Before you do any packing, you will need to decide what you are going to pack all your stuff in, and this can be a challenging decision in itself. I wrote a blog post about my choice of backpack and carry-on, which might help you get an idea of what works abroad.
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If you don’t plan to be moving around a lot or climbing onto a lot of buses or trains, or if you’re going on a leisurely vacation, you may consider bringing a suitcase. Alternatively, if you’re going on an adventurous trek or will constantly be taking public transportation and moving around every two or three days, bring a backpack. If you’re studying abroad, I recommend bringing a medium suitcase to leave at your housing and also a backpack for your shorter trips. If you are convinced you only need to bring one piece of luggage to study abroad, I would recommend a backpack over a suitcase so you can use it for shorter trips.
Whether you pack a suitcase or a backpack, you should bring a big purse or messenger bag of some sort as your carry-on, something very comfortable that you can carry for days (because you will be doing just that). Make sure it is comfortable and compatible to wear with your backpack on, because you will have to carry both whenever you’re in transit, and the lighter and smaller your luggage, the better your attitude will be. A small backpack you can wear across your front is good for this, or an over-the-shoulder purse or bag is also fairly easy to manage. Word to the wise: make sure your smaller carry-on/day bag has a zipper (your first line of defense against pick-pocketers).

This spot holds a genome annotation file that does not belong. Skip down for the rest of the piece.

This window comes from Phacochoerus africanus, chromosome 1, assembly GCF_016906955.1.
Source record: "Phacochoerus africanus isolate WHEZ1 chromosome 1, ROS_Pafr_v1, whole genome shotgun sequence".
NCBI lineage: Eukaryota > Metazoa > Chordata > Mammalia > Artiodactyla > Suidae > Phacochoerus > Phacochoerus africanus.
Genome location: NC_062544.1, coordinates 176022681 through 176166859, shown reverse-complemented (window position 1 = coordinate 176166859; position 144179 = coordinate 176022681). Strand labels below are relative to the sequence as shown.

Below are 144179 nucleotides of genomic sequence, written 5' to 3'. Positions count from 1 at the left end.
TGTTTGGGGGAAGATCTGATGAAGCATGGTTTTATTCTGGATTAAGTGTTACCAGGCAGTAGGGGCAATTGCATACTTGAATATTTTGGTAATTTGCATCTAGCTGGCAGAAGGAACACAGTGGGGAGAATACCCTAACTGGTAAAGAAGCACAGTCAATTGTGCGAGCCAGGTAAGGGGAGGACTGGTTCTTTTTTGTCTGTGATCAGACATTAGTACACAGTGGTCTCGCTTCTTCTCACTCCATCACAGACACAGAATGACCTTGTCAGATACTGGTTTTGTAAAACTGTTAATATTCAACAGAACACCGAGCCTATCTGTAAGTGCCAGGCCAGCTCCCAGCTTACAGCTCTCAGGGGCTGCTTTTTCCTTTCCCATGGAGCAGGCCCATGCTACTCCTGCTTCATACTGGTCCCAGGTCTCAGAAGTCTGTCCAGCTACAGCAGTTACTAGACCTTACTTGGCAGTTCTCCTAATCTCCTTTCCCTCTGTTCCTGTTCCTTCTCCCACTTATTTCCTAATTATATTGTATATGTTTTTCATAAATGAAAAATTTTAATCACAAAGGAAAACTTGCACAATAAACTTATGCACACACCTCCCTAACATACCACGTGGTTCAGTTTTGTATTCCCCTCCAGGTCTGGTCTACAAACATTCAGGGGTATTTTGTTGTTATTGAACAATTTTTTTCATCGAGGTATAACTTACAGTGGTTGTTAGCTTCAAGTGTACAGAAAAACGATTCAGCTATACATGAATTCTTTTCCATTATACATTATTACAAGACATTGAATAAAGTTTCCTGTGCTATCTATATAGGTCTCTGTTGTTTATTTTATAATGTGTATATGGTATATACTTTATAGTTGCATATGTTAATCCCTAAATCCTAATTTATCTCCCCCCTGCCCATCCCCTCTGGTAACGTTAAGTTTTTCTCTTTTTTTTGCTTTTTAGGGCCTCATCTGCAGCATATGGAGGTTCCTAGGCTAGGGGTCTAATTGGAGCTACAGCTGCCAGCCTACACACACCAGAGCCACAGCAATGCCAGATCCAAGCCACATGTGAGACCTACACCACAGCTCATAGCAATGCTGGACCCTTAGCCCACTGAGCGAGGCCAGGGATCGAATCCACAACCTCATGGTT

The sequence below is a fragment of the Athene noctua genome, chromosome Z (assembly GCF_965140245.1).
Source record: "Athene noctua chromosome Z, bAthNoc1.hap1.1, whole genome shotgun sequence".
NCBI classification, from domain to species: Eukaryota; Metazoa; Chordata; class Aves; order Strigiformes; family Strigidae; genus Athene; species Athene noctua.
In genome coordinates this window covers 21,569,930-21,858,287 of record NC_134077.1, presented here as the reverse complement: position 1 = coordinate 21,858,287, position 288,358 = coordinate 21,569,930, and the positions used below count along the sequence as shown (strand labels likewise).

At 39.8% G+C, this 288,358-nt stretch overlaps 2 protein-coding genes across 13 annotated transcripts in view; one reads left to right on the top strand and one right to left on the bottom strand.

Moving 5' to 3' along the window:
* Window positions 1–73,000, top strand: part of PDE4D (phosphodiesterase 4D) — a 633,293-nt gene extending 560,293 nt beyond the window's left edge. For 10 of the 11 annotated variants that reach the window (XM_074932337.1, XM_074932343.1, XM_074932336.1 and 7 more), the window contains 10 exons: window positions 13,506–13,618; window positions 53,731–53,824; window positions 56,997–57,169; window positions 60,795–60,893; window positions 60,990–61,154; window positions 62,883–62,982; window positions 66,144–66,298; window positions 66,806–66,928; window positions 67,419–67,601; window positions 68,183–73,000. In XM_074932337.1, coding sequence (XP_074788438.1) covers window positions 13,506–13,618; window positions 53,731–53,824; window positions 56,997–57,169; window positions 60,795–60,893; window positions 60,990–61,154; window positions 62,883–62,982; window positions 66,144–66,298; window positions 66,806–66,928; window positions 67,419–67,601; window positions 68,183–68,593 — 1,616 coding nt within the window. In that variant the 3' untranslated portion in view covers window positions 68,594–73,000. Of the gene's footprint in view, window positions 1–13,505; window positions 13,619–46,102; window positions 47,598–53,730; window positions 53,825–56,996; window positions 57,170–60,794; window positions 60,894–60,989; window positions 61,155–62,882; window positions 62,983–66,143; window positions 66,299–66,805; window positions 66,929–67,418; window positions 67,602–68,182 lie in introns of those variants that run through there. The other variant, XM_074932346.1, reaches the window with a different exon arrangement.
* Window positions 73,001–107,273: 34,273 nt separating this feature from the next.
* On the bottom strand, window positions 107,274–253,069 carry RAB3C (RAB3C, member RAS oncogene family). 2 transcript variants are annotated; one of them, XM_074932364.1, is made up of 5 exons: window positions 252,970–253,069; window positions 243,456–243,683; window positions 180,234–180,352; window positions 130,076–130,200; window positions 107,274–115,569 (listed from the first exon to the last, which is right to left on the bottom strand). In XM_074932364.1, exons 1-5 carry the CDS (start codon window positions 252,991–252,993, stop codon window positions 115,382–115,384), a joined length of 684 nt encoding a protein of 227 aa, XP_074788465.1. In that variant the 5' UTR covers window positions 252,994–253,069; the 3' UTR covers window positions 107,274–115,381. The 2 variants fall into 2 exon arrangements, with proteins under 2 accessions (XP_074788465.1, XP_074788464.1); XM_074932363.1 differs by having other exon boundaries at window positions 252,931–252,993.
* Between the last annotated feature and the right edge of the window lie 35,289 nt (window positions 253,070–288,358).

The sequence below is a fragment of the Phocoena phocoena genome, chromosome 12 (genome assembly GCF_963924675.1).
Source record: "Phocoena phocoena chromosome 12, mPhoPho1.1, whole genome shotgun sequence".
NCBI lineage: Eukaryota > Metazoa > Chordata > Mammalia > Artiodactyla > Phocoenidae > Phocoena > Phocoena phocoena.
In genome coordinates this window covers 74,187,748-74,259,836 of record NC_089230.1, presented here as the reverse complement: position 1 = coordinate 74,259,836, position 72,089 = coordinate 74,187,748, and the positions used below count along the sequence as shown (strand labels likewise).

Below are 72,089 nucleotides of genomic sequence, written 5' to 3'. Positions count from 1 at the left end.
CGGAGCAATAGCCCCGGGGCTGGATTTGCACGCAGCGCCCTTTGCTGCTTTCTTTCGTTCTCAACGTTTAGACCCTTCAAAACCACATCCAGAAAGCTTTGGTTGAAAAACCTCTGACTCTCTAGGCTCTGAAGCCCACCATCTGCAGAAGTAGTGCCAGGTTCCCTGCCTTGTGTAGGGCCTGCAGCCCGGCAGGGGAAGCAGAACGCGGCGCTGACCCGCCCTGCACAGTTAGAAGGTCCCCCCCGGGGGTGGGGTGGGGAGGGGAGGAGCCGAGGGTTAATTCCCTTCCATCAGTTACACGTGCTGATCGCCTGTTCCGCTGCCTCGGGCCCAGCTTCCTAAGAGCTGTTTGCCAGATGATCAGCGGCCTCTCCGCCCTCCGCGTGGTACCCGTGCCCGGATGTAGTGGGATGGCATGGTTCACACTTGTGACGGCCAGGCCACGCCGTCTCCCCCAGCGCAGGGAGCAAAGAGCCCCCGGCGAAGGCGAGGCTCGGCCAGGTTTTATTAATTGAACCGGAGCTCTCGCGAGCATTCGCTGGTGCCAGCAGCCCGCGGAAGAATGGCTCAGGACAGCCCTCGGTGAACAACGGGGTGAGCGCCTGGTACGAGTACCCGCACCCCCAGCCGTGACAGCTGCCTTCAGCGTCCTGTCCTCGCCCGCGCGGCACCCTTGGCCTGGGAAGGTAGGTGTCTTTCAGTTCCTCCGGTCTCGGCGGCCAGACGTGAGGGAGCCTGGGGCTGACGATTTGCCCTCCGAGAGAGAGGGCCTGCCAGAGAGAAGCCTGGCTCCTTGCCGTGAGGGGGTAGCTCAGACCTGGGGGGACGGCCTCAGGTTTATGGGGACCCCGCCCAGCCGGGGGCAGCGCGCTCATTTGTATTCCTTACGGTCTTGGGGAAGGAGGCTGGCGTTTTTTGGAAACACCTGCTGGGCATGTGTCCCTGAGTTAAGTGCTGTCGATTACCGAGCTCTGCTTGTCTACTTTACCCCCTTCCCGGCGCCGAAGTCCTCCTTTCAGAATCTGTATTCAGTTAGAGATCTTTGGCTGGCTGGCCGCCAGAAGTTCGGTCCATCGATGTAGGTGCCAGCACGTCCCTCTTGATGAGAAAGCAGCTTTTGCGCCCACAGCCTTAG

How to Choose a Good Suitcase
There are a few things to keep in mind when looking for a good suitcase: size (not just the obvious capacity), structure, and quality. Have you ever seen those oversized suitcases? Yeah, don’t go there, they encourage overpacking and are anything but convenient on the road. Somewhere in between those oversized suitcases and carry-ons are ideally what you should look for. Just remember, more space is not always a good thing because not only does it encourage overpacking, but it also becomes extremely heavy in the process. Also keep in mind that if you will be towing it behind you down narrow aisles, whether it be on planes, trains, or buses, you will want a narrow suitcase. Sometimes narrow and deep is better than shallow and wide. Don’t be that person who hits everyone’s elbows and causes traffic jams down the aisle; plan ahead.
Take a look at the structure and organization of the suitcase and make sure it has all the compartments, wheels, and pulleys that you might need. Lastly, keep in mind that no airline employees care about your bag. Period. This is where quality comes in. The stronger and better the quality of the suitcase, the less likely that it will rip in transport, especially with hard plastic siding.
How to Choose a Good Backpack